Safe Haskell | Safe-Infered |
---|

This module contains a (hopefully) manageable subset of the functionality of Feat. The rest resides only in the Test.Feat.* modules.

- data Enumerate a = Enumerate {}
- class Typeable a => Enumerable a where
- nullary :: a -> Constructor a
- unary :: Enumerable a => (a -> b) -> Constructor b
- funcurry :: (a -> b -> c) -> FreePair a b -> c
- consts :: [Constructor a] -> Enumerate a
- deriveEnumerable :: Name -> Q [Dec]
- newtype FreePair a b = Free {
- free :: (a, b)

- optimised :: Enumerable a => Enumerate a
- index :: Enumerate a -> Integer -> a
- values :: Enumerable a => [(Integer, [a])]
- bounded :: Enumerable a => Integer -> [(Integer, [a])]
- uniform :: Enumerable a => Int -> Gen a
- ioFeat :: [(Integer, [a])] -> (a -> IO ()) -> IO ()
- ioAll :: Enumerable a => (a -> IO ()) -> IO ()
- ioBounded :: Enumerable a => Integer -> (a -> IO ()) -> IO ()

# Documentation

A functional enumeration of type `t`

is a partition of
`t`

into finite numbered sets called Parts. The number that
identifies each part is called the cost of the values in
that part.

# The type class

class Typeable a => Enumerable a whereSource

A class of functionally enumerable types

enumerate :: Enumerate aSource

This is the interface for defining an instance. Memoisation needs to
be ensured e.g. using `mempay`

but sharing is handled automatically by
the default implementation of `shared`

.

Version of enumerate that ensures it is shared between all accessing functions. Should always be used when combining enumerations. Should typically be left to default behaviour.

nullary :: a -> Constructor aSource

For nullary constructors such as `True`

and `[]`

.

unary :: Enumerable a => (a -> b) -> Constructor bSource

For any non-nullary constructor. Apply `funcurry`

until the type of
the result is unary (i.e. n-1 times where n is the number of fields
of the constructor).

funcurry :: (a -> b -> c) -> FreePair a b -> cSource

Uncurry a function (typically a constructor) to a function on free pairs.

consts :: [Constructor a] -> Enumerate aSource

Produces the enumeration of a type given the enumerators for each of its
constructors. The result of `unary`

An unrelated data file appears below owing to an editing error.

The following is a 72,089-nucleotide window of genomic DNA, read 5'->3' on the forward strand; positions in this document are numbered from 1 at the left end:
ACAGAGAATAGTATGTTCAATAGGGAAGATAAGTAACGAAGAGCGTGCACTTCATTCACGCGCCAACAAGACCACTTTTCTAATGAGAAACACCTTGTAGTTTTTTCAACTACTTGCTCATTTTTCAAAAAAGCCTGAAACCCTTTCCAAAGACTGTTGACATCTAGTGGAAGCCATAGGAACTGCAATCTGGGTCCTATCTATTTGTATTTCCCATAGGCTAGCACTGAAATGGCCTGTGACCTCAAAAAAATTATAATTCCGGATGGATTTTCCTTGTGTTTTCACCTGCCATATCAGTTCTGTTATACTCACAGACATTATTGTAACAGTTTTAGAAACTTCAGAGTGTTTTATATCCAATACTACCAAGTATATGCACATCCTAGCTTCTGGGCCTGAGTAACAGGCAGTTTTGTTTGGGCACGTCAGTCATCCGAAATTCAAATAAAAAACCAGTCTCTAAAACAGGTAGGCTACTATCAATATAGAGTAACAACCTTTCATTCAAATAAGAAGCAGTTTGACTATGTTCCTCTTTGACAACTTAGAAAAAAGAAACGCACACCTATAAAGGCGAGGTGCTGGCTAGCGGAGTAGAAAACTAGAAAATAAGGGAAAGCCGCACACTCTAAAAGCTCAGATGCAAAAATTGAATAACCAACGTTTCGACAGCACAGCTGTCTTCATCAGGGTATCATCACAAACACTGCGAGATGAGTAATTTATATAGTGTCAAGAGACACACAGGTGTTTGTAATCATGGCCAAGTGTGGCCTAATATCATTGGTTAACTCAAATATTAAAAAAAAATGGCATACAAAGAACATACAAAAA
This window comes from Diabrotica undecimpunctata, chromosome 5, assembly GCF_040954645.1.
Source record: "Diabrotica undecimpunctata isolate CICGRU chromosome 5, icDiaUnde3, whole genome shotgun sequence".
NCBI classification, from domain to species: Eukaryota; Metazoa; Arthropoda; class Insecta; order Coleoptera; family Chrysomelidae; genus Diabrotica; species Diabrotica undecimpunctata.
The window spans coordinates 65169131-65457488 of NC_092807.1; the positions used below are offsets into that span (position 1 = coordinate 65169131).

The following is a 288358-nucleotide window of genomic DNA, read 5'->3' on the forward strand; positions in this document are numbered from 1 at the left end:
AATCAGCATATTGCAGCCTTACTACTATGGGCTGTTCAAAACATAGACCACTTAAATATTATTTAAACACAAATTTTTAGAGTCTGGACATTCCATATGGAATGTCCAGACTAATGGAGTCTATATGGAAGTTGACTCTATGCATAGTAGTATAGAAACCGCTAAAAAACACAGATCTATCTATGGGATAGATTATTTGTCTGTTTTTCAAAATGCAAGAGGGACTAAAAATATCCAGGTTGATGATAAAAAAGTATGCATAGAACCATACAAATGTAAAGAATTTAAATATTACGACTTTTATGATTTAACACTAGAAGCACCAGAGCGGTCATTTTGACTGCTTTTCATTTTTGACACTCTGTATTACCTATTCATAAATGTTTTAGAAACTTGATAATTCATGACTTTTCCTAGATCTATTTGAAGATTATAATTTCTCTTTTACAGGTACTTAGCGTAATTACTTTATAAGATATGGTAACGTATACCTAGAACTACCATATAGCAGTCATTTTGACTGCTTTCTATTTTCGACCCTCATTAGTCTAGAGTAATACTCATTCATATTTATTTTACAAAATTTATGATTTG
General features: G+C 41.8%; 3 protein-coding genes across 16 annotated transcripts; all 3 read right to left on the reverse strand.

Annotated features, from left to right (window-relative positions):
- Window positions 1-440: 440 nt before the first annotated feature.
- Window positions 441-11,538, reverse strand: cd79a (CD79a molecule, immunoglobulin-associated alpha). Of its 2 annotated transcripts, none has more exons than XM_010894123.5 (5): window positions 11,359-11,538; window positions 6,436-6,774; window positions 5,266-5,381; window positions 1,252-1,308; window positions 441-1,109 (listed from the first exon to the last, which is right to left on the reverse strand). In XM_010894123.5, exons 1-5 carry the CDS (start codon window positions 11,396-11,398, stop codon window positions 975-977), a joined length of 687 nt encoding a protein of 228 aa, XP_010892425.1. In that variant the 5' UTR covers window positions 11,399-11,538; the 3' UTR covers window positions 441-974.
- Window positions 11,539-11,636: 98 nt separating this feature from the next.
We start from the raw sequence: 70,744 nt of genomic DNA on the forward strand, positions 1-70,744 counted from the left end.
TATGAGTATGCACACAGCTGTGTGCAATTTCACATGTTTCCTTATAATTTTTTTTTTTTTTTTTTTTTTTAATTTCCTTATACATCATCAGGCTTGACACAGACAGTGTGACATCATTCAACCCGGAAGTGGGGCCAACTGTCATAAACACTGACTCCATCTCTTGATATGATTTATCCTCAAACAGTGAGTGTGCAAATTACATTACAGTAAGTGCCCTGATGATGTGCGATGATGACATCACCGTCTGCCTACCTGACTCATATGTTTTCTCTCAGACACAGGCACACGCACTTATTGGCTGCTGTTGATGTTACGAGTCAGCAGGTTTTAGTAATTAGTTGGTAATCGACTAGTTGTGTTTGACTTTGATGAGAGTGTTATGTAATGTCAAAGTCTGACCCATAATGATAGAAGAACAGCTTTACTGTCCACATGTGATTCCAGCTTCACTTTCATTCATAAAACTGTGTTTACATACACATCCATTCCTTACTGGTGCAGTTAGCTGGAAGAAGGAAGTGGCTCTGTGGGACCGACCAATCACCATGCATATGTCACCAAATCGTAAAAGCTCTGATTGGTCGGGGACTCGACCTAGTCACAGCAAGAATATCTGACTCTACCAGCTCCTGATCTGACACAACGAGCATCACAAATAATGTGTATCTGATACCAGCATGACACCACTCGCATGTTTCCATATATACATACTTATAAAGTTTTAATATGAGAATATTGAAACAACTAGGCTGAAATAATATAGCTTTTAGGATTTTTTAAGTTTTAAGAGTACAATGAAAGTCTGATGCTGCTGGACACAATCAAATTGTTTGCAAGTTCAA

should typically not be used
directly in an instance even if it only has one constructor. So you
should apply consts even in that case.

deriveEnumerable :: Name -> Q [Dec]Source

Derive an instance of Enumberable with Template Haskell.

A free pair constructor. The cost of constructing a free pair is equal to the sum of the costs of its components.

Typeable2 FreePair | |

(Show a, Show b) => Show (FreePair a b) | |

(Enumerable a, Enumerable b) => Enumerable (FreePair a b) |

# Accessing data

optimised :: Enumerable a => Enumerate aSource

An optimised version of enumerate. Used by all
library functions that access enumerated values (but not
by combining functions). Library functions should ensure that
`optimised`

is not reevaluated.

index :: Enumerate a -> Integer -> aSource

Mainly as a proof of concept we can use the isomorphism between
natural numbers and `(Part,Index)`

pairs to index into a type.
May not terminate for finite types.
Might be slow the first time it is used with a specific enumeration
because cardinalities need to be calculated.
The computational complexity (after cardinalities are computed) is a polynomial
in the size of the resulting value.

values :: Enumerable a => [(Integer, [a])]Source

All values of the enumeration by increasing cost (which is the number of constructors for most types). Also contains the cardinality of each list.

bounded :: Enumerable a => Integer -> [(Integer, [a])]Source

A version of vales that has a limited number of values in each inner list. If the list corresponds to a Part which is larger than the bound it evenly intersperses the values across the enumeration of the Part.

uniform :: Enumerable a => Int -> Gen aSource

Compatibility with QuickCheck. Distribution is uniform generator over
values bounded by the given size. Typical use: `sized uniform`

.

ioFeat :: [(Integer, [a])] -> (a -> IO ()) -> IO ()Source

A rather simple but general property testing driver. The property is an (funcurried) IO function that both tests and reports the error. The driver goes on forever or until the list is exhausted, reporting the coverage and the number of tests before each new part.